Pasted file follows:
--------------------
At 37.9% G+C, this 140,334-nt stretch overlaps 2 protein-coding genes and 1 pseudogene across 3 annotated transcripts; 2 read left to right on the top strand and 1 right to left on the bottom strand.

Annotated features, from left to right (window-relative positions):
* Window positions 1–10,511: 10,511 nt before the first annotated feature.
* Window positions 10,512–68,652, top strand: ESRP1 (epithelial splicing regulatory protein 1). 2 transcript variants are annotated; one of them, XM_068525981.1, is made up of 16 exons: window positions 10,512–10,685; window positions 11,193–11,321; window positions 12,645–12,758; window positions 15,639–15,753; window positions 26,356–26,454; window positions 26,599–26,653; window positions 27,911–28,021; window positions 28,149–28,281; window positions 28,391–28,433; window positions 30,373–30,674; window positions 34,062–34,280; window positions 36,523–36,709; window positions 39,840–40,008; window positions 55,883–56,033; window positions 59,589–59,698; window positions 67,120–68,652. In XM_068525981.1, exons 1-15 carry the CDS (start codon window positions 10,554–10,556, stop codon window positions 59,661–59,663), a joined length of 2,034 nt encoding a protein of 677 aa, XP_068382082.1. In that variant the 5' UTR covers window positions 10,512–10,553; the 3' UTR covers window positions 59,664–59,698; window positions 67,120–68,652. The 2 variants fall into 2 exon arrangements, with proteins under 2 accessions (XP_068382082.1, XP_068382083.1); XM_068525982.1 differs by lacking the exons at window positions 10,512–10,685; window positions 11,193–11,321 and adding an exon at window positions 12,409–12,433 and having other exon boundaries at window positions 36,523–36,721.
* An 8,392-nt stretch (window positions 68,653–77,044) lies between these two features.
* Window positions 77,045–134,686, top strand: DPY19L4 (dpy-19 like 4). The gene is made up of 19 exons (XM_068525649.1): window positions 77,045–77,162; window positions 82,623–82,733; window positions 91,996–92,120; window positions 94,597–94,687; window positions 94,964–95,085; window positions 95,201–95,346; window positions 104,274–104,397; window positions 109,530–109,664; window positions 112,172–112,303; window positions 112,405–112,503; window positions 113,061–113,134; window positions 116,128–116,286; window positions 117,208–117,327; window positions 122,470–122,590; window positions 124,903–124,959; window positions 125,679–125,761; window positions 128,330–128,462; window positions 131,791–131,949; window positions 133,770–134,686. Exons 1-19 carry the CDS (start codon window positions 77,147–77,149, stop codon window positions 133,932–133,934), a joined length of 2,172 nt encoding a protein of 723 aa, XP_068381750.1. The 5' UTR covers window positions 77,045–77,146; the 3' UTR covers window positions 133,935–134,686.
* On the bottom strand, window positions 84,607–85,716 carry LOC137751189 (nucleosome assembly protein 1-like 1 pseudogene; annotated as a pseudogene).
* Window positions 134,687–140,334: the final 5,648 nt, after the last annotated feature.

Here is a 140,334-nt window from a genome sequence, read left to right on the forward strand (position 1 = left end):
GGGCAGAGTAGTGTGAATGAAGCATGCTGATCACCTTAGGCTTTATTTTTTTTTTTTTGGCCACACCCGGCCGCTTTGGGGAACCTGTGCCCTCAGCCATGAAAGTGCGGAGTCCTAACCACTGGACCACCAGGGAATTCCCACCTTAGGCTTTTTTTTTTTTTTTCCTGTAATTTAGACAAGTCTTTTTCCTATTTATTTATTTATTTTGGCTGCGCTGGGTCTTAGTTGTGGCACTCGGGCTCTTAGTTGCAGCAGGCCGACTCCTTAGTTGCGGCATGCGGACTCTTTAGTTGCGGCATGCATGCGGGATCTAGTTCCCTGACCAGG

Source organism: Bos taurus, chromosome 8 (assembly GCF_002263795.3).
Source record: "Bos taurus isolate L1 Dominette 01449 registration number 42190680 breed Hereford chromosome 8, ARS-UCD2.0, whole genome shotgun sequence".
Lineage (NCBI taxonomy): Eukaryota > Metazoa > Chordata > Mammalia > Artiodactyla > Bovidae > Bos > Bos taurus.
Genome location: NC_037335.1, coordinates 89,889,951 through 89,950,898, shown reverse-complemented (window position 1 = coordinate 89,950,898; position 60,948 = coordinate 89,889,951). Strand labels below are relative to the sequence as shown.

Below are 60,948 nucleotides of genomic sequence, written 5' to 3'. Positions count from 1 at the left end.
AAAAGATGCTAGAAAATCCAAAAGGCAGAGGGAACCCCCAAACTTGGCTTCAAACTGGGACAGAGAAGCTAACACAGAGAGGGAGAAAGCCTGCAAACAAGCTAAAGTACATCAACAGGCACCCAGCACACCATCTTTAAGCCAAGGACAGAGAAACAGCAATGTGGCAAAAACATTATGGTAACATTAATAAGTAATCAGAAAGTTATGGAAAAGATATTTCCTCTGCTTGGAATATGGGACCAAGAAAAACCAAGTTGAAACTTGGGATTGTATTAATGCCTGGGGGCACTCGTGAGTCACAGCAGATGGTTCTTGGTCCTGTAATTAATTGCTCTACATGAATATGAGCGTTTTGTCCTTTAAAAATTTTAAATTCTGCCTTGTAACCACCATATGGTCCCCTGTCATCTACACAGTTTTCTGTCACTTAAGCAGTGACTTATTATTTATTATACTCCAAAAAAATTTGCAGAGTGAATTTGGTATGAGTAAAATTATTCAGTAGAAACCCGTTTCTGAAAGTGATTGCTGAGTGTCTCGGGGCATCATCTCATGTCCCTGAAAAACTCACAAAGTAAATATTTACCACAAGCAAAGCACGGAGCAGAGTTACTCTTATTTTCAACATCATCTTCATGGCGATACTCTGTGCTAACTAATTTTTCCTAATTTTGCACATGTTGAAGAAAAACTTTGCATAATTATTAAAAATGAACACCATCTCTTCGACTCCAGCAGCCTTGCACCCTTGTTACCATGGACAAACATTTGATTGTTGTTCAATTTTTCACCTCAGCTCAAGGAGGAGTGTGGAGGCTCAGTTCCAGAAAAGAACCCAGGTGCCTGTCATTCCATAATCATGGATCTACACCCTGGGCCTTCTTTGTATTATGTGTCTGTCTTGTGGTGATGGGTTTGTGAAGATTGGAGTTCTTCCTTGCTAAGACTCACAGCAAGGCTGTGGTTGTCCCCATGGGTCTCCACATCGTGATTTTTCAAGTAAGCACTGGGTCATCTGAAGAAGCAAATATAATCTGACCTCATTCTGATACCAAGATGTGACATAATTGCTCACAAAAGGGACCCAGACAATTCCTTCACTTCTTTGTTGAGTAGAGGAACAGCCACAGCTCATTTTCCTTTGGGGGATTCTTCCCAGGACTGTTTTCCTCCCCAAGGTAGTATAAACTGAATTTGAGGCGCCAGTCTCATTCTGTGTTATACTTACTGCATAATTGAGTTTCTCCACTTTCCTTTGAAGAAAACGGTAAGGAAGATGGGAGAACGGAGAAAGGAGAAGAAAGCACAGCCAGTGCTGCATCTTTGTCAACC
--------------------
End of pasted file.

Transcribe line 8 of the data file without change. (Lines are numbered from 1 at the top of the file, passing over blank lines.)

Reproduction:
* Window positions 134,687–140,334: the final 5,648 nt, after the last annotated feature.